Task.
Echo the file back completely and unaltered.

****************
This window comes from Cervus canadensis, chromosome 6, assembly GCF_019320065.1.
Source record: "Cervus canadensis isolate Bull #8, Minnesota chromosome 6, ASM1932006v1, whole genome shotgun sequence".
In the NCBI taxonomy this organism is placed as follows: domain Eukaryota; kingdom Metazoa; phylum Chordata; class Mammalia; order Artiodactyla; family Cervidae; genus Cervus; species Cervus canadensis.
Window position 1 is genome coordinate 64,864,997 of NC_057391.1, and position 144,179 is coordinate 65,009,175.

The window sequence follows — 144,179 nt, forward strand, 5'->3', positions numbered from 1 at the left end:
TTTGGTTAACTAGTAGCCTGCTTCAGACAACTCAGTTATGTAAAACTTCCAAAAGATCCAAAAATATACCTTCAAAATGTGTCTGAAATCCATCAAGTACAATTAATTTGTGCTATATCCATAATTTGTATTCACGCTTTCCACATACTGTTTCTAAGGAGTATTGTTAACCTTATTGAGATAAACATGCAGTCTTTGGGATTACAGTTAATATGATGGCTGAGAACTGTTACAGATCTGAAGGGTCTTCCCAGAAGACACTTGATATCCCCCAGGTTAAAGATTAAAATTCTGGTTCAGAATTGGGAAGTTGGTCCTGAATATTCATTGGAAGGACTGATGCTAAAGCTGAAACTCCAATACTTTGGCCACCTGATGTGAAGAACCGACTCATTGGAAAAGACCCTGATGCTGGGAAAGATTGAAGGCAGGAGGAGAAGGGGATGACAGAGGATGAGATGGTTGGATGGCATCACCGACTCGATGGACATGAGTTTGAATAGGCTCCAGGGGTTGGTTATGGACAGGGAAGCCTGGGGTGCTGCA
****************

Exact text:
This window comes from Cervus canadensis, chromosome 6, assembly GCF_019320065.1.
Source record: "Cervus canadensis isolate Bull #8, Minnesota chromosome 6, ASM1932006v1, whole genome shotgun sequence".
In the NCBI taxonomy this organism is placed as follows: domain Eukaryota; kingdom Metazoa; phylum Chordata; class Mammalia; order Artiodactyla; family Cervidae; genus Cervus; species Cervus canadensis.
Window position 1 is genome coordinate 64,864,997 of NC_057391.1, and position 144,179 is coordinate 65,009,175.

The window sequence follows — 144,179 nt, forward strand, 5'->3', positions numbered from 1 at the left end:
TTTGGTTAACTAGTAGCCTGCTTCAGACAACTCAGTTATGTAAAACTTCCAAAAGATCCAAAAATATACCTTCAAAATGTGTCTGAAATCCATCAAGTACAATTAATTTGTGCTATATCCATAATTTGTATTCACGCTTTCCACATACTGTTTCTAAGGAGTATTGTTAACCTTATTGAGATAAACATGCAGTCTTTGGGATTACAGTTAATATGATGGCTGAGAACTGTTACAGATCTGAAGGGTCTTCCCAGAAGACACTTGATATCCCCCAGGTTAAAGATTAAAATTCTGGTTCAGAATTGGGAAGTTGGTCCTGAATATTCATTGGAAGGACTGATGCTAAAGCTGAAACTCCAATACTTTGGCCACCTGATGTGAAGAACCGACTCATTGGAAAAGACCCTGATGCTGGGAAAGATTGAAGGCAGGAGGAGAAGGGGATGACAGAGGATGAGATGGTTGGATGGCATCACCGACTCGATGGACATGAGTTTGAATAGGCTCCAGGGGTTGGTTATGGACAGGGAAGCCTGGGGTGCTGCA